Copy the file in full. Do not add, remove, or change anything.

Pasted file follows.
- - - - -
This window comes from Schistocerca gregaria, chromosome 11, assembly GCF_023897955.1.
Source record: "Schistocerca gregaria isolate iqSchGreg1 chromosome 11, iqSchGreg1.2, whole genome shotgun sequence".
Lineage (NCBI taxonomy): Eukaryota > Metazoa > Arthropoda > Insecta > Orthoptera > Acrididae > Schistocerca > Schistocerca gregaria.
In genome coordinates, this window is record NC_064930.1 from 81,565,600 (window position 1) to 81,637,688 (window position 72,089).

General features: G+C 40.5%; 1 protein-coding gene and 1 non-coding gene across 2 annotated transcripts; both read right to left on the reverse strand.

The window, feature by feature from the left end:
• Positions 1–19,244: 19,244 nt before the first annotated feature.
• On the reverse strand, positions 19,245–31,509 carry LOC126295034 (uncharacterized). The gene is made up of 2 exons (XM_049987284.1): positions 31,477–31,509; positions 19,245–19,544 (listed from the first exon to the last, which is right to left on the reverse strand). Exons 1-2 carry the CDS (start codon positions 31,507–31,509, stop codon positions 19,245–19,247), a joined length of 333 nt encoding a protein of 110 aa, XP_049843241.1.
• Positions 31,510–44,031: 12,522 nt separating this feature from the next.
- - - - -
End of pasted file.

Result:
This window comes from Schistocerca gregaria, chromosome 11, assembly GCF_023897955.1.
Source record: "Schistocerca gregaria isolate iqSchGreg1 chromosome 11, iqSchGreg1.2, whole genome shotgun sequence".
Lineage (NCBI taxonomy): Eukaryota > Metazoa > Arthropoda > Insecta > Orthoptera > Acrididae > Schistocerca > Schistocerca gregaria.
In genome coordinates, this window is record NC_064930.1 from 81,565,600 (window position 1) to 81,637,688 (window position 72,089).

General features: G+C 40.5%; 1 protein-coding gene and 1 non-coding gene across 2 annotated transcripts; both read right to left on the reverse strand.

The window, feature by feature from the left end:
• Positions 1–19,244: 19,244 nt before the first annotated feature.
• On the reverse strand, positions 19,245–31,509 carry LOC126295034 (uncharacterized). The gene is made up of 2 exons (XM_049987284.1): positions 31,477–31,509; positions 19,245–19,544 (listed from the first exon to the last, which is right to left on the reverse strand). Exons 1-2 carry the CDS (start codon positions 31,507–31,509, stop codon positions 19,245–19,247), a joined length of 333 nt encoding a protein of 110 aa, XP_049843241.1.
• Positions 31,510–44,031: 12,522 nt separating this feature from the next.